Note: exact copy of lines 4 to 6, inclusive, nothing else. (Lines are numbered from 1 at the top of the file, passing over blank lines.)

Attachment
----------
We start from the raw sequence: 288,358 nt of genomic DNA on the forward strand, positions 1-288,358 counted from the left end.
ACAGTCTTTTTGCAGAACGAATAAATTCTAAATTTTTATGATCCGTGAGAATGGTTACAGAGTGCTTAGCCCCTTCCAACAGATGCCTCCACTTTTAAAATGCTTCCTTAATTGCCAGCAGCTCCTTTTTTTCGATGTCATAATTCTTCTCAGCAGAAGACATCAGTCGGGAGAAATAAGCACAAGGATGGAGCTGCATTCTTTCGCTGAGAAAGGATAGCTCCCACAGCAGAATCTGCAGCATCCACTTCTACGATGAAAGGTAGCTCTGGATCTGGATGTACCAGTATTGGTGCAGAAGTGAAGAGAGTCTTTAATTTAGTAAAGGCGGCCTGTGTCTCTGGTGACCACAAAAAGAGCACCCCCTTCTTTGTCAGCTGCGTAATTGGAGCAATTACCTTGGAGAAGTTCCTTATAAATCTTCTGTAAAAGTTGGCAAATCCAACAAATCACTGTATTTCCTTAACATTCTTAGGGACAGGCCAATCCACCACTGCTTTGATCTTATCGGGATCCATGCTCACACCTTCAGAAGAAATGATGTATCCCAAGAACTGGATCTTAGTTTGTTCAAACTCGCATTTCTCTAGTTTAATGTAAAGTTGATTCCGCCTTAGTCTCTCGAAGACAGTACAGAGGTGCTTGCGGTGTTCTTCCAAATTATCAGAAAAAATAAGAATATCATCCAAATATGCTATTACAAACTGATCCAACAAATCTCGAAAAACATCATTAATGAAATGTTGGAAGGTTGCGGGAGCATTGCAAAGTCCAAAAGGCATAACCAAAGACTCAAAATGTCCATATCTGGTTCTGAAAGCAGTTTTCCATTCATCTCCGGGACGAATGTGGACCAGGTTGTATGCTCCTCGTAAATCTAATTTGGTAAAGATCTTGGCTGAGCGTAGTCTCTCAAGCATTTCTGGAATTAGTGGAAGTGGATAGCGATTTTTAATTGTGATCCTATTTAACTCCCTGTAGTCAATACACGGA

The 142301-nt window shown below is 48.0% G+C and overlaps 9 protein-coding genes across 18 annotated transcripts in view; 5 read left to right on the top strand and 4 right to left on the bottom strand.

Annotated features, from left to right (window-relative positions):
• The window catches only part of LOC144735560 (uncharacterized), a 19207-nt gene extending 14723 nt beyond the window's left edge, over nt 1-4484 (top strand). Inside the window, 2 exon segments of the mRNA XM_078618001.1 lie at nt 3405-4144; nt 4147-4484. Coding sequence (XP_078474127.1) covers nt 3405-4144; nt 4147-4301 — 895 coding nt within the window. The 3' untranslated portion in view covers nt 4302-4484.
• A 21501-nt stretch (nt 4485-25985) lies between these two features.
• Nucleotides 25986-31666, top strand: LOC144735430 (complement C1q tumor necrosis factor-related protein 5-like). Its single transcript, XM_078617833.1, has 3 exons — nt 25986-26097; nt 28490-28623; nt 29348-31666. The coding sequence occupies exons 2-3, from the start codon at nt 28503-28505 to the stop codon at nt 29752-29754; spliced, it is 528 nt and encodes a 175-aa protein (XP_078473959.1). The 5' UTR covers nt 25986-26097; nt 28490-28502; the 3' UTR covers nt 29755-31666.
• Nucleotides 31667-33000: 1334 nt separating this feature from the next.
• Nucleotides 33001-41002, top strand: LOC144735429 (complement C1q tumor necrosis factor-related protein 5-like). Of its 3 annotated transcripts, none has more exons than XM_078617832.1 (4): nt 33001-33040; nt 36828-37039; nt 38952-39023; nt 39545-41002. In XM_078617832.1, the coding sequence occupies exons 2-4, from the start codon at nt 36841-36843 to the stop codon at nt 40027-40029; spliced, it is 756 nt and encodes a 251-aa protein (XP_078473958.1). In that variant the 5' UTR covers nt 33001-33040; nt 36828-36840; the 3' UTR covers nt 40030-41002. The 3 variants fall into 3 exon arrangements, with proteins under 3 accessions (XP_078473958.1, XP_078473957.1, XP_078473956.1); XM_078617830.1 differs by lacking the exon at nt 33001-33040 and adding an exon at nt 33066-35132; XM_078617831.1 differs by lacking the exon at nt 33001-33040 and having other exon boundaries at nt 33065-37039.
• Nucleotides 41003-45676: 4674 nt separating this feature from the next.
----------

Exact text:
Annotated features, from left to right (window-relative positions):
• The window catches only part of LOC144735560 (uncharacterized), a 19207-nt gene extending 14723 nt beyond the window's left edge, over nt 1-4484 (top strand). Inside the window, 2 exon segments of the mRNA XM_078618001.1 lie at nt 3405-4144; nt 4147-4484. Coding sequence (XP_078474127.1) covers nt 3405-4144; nt 4147-4301 — 895 coding nt within the window. The 3' untranslated portion in view covers nt 4302-4484.
• A 21501-nt stretch (nt 4485-25985) lies between these two features.